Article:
So, what makes YouTube content so engaging? Most likely, it’s the unique publishers, since both generations are spending increasing amounts of time on the platform watching user-generated content. This includes things like product reviews, how-to videos, and their favorite social influencer’s blogs. Very specific sub-segments are rapidly gaining traction in the YouTube space, offering advertisers an enlarging video environment to capture valuable millennial and Gen Z attention. Genres like haul and unboxing videos are joining gaming as some of the most popular categories for young consumers. Haul videos showcase a consumer displaying specific items from a recent, often expensive, shopping spree. Similar to product review videos, the content focuses on giving the viewer the experience of seeing the designer goods “up close,” accompanied by the host’s initial thoughts behind the products themselves. Beauty and fashion brands are already using this type of content to seamlessly introduce their products to consumers through a trusted source and in a non-intrusive way.

Other emerging content focuses on video games and showcases the overall gaming lifestyle. Gaming how-to videos give engaged consumers tricks and tips on defeating various games as well as highlight reviews on new products. These “new” celebrities are actually people playing various games in real-time, and offering viewers insights or secrets to better their own gaming techniques. Although the content itself is not as high quality as prime network TV programming, it is a growing space worthy of advertiser attention. This interactive video experience is stealing time away from traditional video content, and it’s important for brands to take note and act accordingly.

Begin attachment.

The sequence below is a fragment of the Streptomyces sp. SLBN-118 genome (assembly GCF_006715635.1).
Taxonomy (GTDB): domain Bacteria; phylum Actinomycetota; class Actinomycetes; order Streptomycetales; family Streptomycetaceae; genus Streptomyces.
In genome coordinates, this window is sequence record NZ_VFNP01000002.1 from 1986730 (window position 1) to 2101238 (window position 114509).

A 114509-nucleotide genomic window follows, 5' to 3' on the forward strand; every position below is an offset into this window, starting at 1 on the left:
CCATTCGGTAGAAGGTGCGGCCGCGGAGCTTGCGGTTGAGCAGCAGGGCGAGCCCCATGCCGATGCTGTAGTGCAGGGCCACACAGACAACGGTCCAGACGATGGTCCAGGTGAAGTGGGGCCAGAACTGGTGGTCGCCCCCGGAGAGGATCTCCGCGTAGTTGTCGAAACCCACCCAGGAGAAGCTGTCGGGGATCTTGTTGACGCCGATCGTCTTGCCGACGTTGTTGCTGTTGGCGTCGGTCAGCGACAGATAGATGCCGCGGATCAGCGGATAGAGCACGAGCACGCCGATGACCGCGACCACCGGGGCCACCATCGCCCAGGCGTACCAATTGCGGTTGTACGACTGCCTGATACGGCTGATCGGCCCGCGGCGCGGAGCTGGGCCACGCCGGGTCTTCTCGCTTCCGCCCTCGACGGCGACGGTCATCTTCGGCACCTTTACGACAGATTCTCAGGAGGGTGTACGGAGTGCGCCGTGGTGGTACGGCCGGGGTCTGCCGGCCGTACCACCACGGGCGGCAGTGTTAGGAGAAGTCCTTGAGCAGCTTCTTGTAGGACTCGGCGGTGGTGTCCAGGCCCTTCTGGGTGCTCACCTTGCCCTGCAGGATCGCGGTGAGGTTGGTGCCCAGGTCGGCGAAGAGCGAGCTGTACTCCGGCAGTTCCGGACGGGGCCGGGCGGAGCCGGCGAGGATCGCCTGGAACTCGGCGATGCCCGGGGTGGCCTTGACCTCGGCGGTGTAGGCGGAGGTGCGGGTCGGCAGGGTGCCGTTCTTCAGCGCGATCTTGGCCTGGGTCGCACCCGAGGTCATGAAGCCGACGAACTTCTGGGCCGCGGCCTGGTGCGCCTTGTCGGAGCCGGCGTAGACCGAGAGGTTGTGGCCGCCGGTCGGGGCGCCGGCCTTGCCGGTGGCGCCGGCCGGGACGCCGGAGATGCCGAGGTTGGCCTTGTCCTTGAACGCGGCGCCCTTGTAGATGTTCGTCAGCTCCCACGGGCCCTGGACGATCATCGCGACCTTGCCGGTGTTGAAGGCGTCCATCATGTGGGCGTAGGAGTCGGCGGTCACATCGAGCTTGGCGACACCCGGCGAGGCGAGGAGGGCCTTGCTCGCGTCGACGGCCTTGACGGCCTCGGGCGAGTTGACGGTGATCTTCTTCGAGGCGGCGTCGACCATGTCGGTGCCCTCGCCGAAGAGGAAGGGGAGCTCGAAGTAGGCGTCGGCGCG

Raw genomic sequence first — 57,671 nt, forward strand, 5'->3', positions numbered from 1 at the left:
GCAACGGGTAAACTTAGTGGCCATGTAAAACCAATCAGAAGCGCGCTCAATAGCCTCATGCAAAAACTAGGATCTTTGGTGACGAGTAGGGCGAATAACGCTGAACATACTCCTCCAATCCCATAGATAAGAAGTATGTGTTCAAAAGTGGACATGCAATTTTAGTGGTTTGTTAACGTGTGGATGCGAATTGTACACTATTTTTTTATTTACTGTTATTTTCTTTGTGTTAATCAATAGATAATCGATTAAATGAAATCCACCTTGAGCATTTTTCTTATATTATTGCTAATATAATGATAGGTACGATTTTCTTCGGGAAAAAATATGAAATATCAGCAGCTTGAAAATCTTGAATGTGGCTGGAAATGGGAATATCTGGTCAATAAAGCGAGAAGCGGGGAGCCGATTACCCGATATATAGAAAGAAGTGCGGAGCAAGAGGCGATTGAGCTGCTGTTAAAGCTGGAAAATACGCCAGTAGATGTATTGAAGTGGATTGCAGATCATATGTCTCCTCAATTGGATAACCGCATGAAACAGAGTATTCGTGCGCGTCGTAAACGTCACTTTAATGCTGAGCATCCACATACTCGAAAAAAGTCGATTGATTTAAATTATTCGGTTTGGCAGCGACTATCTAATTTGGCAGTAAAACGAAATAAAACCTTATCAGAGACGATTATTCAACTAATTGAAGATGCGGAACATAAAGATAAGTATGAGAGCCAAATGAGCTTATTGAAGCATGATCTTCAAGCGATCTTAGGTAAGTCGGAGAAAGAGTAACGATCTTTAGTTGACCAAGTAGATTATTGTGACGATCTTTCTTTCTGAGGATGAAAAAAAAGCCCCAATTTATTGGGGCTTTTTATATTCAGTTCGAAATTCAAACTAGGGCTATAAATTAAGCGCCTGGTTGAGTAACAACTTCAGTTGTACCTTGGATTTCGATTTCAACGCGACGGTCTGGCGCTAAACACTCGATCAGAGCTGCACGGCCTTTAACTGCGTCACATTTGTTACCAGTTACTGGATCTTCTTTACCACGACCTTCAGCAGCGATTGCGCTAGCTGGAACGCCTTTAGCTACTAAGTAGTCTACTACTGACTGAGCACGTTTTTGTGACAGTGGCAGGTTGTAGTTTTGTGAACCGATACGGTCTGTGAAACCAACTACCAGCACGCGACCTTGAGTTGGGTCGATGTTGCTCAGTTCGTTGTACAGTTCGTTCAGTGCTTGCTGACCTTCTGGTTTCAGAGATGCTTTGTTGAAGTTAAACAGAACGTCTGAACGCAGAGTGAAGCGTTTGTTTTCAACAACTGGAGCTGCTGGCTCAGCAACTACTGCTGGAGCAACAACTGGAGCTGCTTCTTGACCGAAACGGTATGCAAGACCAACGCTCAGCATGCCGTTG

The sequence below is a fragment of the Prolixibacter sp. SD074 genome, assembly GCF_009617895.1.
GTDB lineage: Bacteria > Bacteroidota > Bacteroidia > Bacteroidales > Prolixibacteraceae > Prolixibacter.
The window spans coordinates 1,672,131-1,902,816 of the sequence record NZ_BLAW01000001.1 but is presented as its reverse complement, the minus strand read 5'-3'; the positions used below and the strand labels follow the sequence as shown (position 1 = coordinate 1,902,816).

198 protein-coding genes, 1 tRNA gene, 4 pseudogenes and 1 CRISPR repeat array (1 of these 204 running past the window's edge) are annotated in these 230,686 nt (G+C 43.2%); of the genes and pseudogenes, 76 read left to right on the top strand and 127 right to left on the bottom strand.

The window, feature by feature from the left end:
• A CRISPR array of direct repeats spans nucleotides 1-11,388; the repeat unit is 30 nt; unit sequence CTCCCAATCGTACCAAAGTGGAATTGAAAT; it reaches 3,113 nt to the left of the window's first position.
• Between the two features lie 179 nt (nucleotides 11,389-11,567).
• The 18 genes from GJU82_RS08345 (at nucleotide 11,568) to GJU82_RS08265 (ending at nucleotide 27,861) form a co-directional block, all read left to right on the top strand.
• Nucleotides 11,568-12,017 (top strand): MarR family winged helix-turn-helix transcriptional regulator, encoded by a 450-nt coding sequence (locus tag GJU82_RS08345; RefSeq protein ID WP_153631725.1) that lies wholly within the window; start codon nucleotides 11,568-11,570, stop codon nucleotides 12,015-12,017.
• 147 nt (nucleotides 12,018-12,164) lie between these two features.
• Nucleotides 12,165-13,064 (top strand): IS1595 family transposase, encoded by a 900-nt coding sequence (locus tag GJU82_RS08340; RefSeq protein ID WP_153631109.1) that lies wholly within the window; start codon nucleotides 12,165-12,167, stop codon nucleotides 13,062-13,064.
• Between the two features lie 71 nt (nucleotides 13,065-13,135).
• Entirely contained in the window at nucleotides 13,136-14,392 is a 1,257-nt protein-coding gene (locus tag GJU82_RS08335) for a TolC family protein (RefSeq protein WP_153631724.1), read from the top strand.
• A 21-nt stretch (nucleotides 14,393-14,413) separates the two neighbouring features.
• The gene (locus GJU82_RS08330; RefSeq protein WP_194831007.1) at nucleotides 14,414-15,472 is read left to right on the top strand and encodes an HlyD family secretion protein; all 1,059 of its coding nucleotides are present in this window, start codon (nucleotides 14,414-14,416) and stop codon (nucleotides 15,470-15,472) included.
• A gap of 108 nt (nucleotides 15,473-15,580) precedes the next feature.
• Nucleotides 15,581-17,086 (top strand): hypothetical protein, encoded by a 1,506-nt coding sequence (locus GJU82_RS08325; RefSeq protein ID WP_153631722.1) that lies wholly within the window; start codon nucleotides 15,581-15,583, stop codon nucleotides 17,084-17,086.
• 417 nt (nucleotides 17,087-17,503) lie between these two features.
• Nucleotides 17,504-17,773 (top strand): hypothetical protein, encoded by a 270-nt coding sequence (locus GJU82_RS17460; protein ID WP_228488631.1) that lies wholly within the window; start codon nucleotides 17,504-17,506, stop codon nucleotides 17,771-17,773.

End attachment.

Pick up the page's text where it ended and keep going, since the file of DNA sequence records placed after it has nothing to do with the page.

THE LAST WORD: A WAY FORWARD FOR “VIDEO”

Once the hub for short-form cat videos and other low-quality, user-generated content, YouTube has come into its own as a very viable long-form alternative in the user generated space. As more and more young viewers find interest in new video genres like haul videos and gaming insight, it is expected that time spent with online video will increase rapidly. As younger consumers increasingly turn to unconventional video formats for entertainment, advertisers must open their consideration set beyond multi-platform to multi-content strategies. Advertisers should not fear user-generated content, but embrace it. This new way of looking at video has great influence and power to help cultivate strong connections between brands and the evolving younger generations.